Patients frequently ask what effect the incision location has on maintaining nipple sensation after surgery. The answer is that the access incision usually has little effect on nipple sensation. Rather, it’s the size of the implant pocket that has the largest impact on nipple sensation. Large implants may require a pocket that stretches the nerves to the point that they do not function well, increasing the odds of impaired nipple sensation. Even so, the vast majority of my patients maintain normal nipple sensation.

Breast implants may be placed over or under the pectoralis major muscle. In the early days of breast augmentation, all implants were placed on top of the muscle. However, in recent decades, it has become more common to place implants underneath the pectoralis major muscle. The muscle covers the top half of the implant, providing additional thickness of coverage over the implant in the critical cleavage area. This makes it less likely that the implant edges or ripples will be visible when wearing a bra or swimsuit. Studies have also shown that the rate of capsular contracture is lower when the implants are placed under the muscle. Breast imaging to screen for breast cancer is more accurate when the implants are placed behind the muscle. For these reasons, I prefer to place implants underneath the muscle for most of my breast implant patients.

 

To learn more about breast augmentations, request a consultation by contacting us at 13000DRTIM or emailing us at info@drtim.com.au 

Discover the Amazing Benefits of Breast Lift Surgery

We live in a world and age where more and more women want to feel appreciated, adored and loved. But unfortunately over time, their self-esteem and confidence can can be challenged when their breasts droop and lose their upper pole volume. A breast lift, also called mastopexy, can help, allowing women to regain the youthful aspect of their breasts.

 

An Annoying Process

Over time, the internal ligaments and the skin of your breasts lose its elasticity, making your breasts drop to a lower position. Aging, pregnancy, weight loss or weight gain are some of the causes that trigger this annoying and sometimes painful process. Instead of enjoying those perky and round breasts, you will have to be content with flat and broad breasts. The problem arises when you want to wear a bra. Instead of supporting your breasts, the bra will only accentuate the skin wrinkles. In the end, the only viable option you have to deal with this annoying problem is breast lift surgery.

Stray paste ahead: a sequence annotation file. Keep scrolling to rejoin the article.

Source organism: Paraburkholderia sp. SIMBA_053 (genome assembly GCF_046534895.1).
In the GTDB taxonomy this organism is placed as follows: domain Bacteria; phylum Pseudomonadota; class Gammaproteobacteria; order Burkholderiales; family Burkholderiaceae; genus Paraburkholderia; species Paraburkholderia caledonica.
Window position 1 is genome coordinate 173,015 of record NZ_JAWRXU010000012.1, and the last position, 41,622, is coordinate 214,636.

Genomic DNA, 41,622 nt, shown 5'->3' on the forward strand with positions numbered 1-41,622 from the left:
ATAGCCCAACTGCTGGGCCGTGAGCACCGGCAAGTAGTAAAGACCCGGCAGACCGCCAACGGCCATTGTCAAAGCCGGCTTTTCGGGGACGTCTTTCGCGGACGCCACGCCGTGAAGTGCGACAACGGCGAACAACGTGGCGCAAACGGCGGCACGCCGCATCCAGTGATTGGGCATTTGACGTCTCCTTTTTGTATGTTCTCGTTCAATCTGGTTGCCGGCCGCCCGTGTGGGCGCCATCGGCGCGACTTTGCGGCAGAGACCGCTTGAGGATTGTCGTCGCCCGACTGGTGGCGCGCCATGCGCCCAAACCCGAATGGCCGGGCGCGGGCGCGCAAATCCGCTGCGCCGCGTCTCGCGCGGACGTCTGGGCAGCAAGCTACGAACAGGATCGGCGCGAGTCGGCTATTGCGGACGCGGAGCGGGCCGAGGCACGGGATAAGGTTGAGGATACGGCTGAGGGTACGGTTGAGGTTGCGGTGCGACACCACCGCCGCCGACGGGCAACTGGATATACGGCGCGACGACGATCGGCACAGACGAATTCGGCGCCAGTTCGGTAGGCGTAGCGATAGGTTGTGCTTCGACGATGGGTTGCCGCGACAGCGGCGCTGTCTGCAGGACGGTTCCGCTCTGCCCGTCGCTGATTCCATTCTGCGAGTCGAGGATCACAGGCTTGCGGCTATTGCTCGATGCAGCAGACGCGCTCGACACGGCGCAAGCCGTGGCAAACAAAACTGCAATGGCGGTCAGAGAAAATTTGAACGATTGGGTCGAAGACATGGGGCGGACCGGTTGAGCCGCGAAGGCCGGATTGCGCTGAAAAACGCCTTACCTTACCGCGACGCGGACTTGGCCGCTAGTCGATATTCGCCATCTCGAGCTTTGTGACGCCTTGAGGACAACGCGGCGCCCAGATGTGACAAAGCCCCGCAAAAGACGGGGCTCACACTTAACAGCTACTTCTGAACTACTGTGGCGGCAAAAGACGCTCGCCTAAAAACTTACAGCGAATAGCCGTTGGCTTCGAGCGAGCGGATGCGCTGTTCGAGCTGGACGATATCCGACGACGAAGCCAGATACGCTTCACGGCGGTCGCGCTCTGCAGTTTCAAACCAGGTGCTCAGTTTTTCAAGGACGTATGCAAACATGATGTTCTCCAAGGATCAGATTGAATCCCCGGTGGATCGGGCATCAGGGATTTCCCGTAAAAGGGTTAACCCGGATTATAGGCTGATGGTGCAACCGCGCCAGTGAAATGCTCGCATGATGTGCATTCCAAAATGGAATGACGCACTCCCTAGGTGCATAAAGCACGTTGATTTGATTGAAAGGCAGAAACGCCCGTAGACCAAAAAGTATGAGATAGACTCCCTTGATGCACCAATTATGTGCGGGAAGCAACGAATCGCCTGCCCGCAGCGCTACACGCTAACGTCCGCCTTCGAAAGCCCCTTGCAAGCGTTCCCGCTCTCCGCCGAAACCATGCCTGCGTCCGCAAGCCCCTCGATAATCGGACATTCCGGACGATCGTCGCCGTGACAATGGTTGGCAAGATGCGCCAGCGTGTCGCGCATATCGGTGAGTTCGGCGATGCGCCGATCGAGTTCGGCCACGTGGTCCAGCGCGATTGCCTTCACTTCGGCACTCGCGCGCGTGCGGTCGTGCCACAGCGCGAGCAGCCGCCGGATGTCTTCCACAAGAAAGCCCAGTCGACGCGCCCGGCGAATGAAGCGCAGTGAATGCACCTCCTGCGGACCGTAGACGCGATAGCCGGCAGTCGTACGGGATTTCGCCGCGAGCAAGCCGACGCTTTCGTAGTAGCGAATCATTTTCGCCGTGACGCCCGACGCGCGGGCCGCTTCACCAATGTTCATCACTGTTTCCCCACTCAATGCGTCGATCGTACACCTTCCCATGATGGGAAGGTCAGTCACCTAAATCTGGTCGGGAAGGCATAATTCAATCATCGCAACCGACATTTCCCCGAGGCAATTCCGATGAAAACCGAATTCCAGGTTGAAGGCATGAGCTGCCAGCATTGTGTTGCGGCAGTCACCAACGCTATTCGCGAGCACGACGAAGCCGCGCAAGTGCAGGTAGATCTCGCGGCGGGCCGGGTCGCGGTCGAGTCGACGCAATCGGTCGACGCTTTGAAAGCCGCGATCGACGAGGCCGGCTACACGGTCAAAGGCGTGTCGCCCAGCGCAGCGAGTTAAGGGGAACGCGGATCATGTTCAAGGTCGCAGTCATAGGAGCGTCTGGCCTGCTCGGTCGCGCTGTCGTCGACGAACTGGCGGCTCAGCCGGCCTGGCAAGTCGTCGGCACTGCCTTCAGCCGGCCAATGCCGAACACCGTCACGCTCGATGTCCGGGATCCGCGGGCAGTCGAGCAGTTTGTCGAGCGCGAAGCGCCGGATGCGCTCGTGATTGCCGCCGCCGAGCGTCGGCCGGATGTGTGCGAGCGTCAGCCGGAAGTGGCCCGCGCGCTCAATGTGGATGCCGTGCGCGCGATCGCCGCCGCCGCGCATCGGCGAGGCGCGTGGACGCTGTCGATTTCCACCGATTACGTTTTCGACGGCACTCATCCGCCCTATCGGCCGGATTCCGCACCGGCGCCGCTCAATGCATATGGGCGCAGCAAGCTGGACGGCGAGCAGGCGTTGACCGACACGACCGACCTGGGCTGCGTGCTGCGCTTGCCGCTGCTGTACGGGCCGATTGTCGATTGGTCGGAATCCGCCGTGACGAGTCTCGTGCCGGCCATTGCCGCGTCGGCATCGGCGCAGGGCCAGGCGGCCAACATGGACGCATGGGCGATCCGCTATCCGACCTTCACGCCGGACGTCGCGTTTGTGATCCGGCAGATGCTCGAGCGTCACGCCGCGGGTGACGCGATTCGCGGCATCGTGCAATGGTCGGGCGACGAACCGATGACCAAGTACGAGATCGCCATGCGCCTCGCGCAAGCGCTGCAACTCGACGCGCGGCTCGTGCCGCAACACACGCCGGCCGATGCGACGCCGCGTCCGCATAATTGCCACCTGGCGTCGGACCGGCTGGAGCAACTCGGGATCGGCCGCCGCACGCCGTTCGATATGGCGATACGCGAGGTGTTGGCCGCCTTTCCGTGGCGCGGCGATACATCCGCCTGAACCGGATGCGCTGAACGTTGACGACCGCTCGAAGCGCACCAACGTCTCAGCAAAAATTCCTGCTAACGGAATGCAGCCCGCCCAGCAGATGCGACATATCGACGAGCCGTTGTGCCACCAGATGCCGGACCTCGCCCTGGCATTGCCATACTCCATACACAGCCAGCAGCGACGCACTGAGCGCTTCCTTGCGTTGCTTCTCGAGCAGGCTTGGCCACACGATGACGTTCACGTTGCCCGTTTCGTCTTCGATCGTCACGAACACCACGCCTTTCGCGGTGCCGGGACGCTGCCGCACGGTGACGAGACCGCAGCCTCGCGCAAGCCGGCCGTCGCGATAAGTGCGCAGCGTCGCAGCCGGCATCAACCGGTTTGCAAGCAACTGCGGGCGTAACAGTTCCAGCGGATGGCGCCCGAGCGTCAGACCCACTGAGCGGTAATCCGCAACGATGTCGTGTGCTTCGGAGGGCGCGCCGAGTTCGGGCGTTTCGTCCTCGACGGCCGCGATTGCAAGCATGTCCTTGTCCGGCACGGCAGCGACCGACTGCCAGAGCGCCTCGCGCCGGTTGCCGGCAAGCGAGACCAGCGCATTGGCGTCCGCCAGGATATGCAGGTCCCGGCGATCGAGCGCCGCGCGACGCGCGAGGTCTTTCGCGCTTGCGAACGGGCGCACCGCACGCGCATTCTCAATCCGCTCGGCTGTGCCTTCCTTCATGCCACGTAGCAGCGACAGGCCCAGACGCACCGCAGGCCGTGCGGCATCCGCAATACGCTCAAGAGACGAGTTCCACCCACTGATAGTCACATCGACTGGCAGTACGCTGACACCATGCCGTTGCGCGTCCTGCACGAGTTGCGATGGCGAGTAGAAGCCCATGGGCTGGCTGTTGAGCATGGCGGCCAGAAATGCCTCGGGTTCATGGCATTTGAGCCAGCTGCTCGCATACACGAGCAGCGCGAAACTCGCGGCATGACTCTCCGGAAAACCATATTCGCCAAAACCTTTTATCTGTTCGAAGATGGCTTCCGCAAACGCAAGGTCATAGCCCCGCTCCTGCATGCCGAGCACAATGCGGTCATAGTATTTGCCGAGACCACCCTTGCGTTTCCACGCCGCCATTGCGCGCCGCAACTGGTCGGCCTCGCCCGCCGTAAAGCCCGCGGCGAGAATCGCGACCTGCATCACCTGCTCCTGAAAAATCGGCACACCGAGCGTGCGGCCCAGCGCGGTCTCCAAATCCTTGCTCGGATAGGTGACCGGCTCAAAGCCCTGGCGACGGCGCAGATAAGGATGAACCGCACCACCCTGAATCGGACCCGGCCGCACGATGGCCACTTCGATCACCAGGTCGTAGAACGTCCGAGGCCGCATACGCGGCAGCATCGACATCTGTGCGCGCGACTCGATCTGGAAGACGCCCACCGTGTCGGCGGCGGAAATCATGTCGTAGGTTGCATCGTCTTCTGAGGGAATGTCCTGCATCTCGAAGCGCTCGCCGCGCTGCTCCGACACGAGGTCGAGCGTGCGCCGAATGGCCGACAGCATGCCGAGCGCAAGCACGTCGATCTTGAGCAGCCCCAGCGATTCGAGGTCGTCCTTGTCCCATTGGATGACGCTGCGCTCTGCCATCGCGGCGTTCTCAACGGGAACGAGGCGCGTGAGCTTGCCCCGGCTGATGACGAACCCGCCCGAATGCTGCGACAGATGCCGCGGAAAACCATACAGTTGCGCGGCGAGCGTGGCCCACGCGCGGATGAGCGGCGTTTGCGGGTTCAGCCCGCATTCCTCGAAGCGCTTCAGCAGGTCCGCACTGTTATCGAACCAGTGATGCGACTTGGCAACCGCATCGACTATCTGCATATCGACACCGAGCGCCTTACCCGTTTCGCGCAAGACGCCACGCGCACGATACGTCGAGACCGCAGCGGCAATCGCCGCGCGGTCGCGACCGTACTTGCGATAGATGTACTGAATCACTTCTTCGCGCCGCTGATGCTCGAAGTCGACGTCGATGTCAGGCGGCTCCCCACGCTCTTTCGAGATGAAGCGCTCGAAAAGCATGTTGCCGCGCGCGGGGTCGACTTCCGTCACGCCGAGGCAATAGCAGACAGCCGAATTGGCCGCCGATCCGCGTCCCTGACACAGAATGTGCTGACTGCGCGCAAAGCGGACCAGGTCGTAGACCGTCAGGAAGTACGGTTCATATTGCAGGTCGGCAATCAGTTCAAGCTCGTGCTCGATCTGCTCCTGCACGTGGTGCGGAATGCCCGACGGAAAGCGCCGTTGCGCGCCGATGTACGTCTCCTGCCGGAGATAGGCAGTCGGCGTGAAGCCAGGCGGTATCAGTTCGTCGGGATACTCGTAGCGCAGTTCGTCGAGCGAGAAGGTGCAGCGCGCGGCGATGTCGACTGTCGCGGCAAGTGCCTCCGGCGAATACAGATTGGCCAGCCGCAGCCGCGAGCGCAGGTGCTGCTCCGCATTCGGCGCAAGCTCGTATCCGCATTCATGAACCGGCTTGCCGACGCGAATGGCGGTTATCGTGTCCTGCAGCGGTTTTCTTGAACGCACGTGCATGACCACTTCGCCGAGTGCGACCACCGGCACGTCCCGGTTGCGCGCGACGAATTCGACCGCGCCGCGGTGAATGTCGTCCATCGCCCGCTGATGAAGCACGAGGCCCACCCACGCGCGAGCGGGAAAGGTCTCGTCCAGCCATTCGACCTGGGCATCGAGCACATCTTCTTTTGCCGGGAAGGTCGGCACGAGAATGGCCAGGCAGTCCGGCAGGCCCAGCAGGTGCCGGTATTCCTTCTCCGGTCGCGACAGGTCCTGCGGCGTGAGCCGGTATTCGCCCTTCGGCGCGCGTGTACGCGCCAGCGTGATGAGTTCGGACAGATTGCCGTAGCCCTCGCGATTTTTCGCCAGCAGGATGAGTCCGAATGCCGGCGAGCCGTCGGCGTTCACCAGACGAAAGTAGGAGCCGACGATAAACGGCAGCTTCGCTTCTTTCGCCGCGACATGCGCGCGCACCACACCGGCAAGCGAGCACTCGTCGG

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Benefits of Breast Lift Surgery

 

Your breasts have their own ‘personality’. In time, they lose their youthful aspect, becoming flat. This can lead to serious self-esteem problems and may affect your confidence and even relationships.

The first benefit of breast lift is that your breasts become firmer and uplifted. The position of the nipples and areolas is also enhanced. Even though the breasts are not symmetrical, they can be made more even in size and shape. Remember that your breasts are “sisters, not twins’ and there will always be a slight difference between the two sides. Although this procedure does not increase the size of your breasts, they will certainly appear perkier because they are firmer and lifted. If you combine breast lift with breast augmentation, your breasts can gain one or two cup sizes usually.

Another huge benefit of mastopexy is that it dramatically increases your self-esteem and self-confidence. Of course, this procedure won’t turn you into a celebrity, but will definitely improve your appearance, enabling you to live each day at its fullest and enjoy life again.

A breast lift procedure is relatively safe, especially when performed properly by a professional and experienced plastic surgeon and the side effects are quite uncommon. However, some women could experience scarring, infections, bleeding or loss of sensation in the nipples. Overall, more than 95% of patients who undergo a breast lift are extremely happy with the results.

 

Breast Lift Options